As the tram turned the corner past Top Shop into St Andrew Street, people followed and as it came to a halt opposite Harvey Nichols, more photographs were taken.

“It’s nice to see what a billion pounds looks like,” said tram watcher Alan Hogg. “I was never convinced by the business case for the tram and I’m still not, but I wanted to see what it was the council had spent all the money on, though obviously most has gone into the laying of the track. It was certainly passed by a lot of buses on the way, but it’s nice to see it running.”

Software engineer colleagues Chris Paton and Jonathan Hogg said it was “surreal” to see a tram in St Andrew Square. “It is massive,” said Chris. “I live in Dalry colonies so when I heard it would be coming through Haymarket I thought I should come out to see it, and I followed it along. It is like witnessing a bit of history.”

“It does feel odd to finally see it here,” agreed Jonathan. “I’m impressed they’ve actually been able to do it and as a piece of technology it’s impressive too. Who wouldn’t want to see the new, cool shiny thing in Princes Street?”

Another onlooker added: “I was on the very last tram in 1956, the final one which ended its run in the Pilrig depot. I was only ten at the time, but we used the trams all the time then. Seeing a tram back on Princes Street is just terrific, and it looks excellent. We were one of the few major capitals in Europe without a tram but now we’ve got one.

“All the anti feeling about them has been nuts. Once it’s going properly people will wonder what all the fuss was about. I think it’s fantastic.”

So did Tom Norris, director and general manager of Edinburgh Trams. “The first stage of testing was promising. There’s still a long way to go, but it went well and we’re looking forward to more testing in the coming months.”

It had taken around an hour for the tram to run along the 1.7 mile stretch of track, and things had gone so well, it was decided to test the tight right-hand downhill turn into York Place.

And there it terminated, a gleaming beast of technology surrounded by 18th century architecture. It felt like it wanted to be off its leash, to show us what it could really do.

It felt as though it was desperate to explore Edinburgh, for more track to lead it down to Leith and onto Granton as had once been promised.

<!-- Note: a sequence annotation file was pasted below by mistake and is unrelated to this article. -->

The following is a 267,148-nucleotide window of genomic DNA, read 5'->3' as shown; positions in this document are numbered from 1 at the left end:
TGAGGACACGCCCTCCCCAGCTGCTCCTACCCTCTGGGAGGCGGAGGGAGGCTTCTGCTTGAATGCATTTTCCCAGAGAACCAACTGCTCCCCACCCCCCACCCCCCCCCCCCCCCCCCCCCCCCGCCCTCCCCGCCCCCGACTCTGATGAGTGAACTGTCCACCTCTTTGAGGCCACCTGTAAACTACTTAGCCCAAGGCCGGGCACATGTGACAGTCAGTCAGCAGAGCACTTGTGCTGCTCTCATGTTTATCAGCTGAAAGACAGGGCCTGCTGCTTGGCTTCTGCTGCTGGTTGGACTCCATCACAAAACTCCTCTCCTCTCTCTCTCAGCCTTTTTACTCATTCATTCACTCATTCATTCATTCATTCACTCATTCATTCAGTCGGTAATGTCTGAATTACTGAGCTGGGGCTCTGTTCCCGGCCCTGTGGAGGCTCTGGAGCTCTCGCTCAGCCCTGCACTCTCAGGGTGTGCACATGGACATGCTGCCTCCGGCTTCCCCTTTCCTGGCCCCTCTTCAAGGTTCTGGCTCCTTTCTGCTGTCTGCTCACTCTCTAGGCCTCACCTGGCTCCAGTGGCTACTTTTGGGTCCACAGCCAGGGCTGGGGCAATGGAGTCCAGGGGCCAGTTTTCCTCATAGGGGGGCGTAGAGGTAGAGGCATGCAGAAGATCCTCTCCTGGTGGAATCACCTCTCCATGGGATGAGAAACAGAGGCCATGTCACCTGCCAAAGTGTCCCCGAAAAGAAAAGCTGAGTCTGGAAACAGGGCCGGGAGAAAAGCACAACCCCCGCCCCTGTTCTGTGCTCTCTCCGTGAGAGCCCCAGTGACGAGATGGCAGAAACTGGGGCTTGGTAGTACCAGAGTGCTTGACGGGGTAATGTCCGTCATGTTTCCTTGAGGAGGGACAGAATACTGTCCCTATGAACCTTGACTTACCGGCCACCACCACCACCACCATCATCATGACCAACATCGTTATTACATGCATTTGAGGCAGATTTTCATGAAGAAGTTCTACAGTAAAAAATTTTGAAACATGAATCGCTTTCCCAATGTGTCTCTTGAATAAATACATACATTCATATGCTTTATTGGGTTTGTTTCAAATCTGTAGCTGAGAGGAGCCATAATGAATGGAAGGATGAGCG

But at the moment that’s a date which no-one has yet been courageous enough to ask for.

THE STORY SO FAR . . AND WHAT’S LEFT TO DO?

DALE MILLER

October 2013: Roads through the West End reopen, including at Haymarket and Shandwick Place. Tram testing starts from Gogar depot to Edinburgh Park.

November 2013: Entire tram route from Edinburgh Airport to York Place is electrified.

December 2013: First tram arrives at Haymarket. Tram tested along Princes Street two days later. Engineers test that tram interacts properly with rails, overhead power lines and signals through city centre. Tram branding launched. Non-executive directors appointed to umbrella company Transport for Edinburgh.

January 2014: Speed and frequency of tram testing on Princes Street and Shandwick Place expected to increase. City council steps up public safety campaign. Contractors tick off T1 test, proving tram can meet planned journey times of 33 minutes. T2 test also scheduled, showing the system can be safely operated to the planned timetable.

February-April 2014: Shadow running carried out using empty trams. T3 test to be completed, proving the system is reliable enough to start passenger service. Trams tested with different passenger loads.

May 2014: Full route is launched with passengers.

Your reaction

@JamesBlairSco: The pigs are setting off from Turnhouse now!

@slimbo_13: Is that what the noise was last night? Sounded like a tank running through the street.

@craigie_watson: Sadly delayed, but hotly anticipated. I look forward to the trams. Well done to the team for recent progress.

@DavidHogg14: Sadly the most expensive train set in the world & at a cost in excess of £776m. Edinburgh’s new Disgrace!!

@ShoreBaily: It runs right past our door- I’ll believe it when I see it!

@Edinlass: I remember going to see the last tram albeit I was very young!

@Alan_Maclean01: FINALLY!!!!

@BatfishLD: I don’t believe it.

@thegilf: The tram arriving on platform one is delayed three years 260 days. Edinburgh Transport apologise for the delay

@iainpope73: First tram to go past my hoose tonight. Think might keep the kids up for it. Project started before they were born.

@TheAdamForde: A tram on Princes Street in Edinburgh? Blimey - there will be many comics crying into their pints tonight. #newmaterialneeded